When multinational companies consider banking services for their business, they tend to prefer large global banks with international branch networks. This is especially true in trade finance, which is dominated by a handful of global multinational mega-banks.
Yet there are tremendous opportunities for banks that have enhanced regional power—particularly in Asia, Latin America, Middle East, and Africa—to play a more prominent role international trade finance in their respective markets. According to the International Chamber of Commerce, there is a $1.6 trillion funding gap in trade finance markets. Regional banks can play a more prominent role this space—potentially partnering with larger banks and embedding themselves with multinational clients—before they find themselves crowded out by the bigger, global players.
Now is the time for regional powerhouse banks to step up their game and grab greater market share, especially now that new technologies are reducing the need for physical infrastructure to process transactions.
The trade financing issue, and the proposed DLT solution, are particularly important for Asian economies, including ASEAN, China and Hong Kong SAR, India and Korea. They account for almost three-quarters of total documentary for import-export transactions, and account for almost 7% (or $105 billion) of the trade finance gap. But for countries to benefit, they will need a coordinated approach.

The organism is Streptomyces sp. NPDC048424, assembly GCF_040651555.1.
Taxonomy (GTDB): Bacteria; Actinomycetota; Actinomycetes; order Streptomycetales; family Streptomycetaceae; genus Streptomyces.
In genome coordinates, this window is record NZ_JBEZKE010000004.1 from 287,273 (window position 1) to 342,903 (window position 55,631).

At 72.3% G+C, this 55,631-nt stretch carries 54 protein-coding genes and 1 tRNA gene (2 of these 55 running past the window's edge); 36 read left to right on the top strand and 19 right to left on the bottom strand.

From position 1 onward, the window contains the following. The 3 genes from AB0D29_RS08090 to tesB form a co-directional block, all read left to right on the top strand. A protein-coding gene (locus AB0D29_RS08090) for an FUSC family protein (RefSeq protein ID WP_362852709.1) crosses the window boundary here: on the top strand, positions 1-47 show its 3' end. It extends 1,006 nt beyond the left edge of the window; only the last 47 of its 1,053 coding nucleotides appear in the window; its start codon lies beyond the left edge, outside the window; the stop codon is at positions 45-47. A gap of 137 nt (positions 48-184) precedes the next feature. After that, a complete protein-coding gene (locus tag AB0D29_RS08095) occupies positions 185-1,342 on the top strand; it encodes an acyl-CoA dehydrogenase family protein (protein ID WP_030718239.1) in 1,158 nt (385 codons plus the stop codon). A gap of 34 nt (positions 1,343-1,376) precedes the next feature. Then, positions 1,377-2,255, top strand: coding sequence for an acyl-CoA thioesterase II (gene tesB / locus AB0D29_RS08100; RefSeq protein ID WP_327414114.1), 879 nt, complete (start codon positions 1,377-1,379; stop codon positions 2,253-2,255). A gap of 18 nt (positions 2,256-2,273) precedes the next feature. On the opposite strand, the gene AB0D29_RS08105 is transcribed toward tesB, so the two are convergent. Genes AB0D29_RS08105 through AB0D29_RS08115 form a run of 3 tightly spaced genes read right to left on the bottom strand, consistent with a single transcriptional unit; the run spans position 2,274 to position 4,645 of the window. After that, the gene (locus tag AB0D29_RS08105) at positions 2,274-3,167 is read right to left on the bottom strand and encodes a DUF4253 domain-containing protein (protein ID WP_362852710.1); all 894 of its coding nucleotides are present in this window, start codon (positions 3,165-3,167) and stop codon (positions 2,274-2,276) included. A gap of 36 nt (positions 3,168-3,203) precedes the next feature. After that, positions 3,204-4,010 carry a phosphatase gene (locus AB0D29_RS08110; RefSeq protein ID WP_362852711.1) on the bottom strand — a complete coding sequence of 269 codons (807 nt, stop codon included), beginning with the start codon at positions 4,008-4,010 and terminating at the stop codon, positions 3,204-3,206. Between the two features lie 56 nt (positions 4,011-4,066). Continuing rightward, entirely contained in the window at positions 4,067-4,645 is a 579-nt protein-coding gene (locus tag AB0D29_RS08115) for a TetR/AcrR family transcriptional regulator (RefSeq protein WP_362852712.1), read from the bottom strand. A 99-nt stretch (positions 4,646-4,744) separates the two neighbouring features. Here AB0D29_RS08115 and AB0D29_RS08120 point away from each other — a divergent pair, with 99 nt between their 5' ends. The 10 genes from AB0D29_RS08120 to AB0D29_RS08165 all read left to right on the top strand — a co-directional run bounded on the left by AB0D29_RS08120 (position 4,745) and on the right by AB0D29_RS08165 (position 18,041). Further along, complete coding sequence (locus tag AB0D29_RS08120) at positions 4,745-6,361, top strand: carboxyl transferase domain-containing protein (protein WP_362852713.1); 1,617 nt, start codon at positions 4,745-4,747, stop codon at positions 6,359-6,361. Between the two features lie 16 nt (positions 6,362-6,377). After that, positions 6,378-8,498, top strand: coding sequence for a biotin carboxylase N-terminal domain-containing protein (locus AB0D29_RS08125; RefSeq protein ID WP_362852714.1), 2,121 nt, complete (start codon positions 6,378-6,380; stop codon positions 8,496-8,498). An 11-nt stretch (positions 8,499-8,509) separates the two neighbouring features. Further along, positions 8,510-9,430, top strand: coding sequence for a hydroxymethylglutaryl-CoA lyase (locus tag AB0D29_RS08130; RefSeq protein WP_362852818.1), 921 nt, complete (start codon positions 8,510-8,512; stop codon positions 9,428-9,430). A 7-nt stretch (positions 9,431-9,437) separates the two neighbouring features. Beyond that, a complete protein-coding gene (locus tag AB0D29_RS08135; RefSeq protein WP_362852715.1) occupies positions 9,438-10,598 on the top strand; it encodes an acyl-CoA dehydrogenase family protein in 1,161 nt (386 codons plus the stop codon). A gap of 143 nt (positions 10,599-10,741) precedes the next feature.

“The benefits of adopting DLT in trade will affect everyone from banks to companies to governments to consumers,” said Gerry Mattios, Expert Vice-President at Bain & Company, and a key contributor to the study. “But action has to be taken in a collaborative way and with an ecosystem approach in mind. Individual actions won’t bring the expected results.”
If the recommendations are implemented and the estimated impact materializes, it would be one of the first cases where blockchain is mostly beneficial to SMEs and emerging markets, as opposed to large banks or technology companies in developed markets.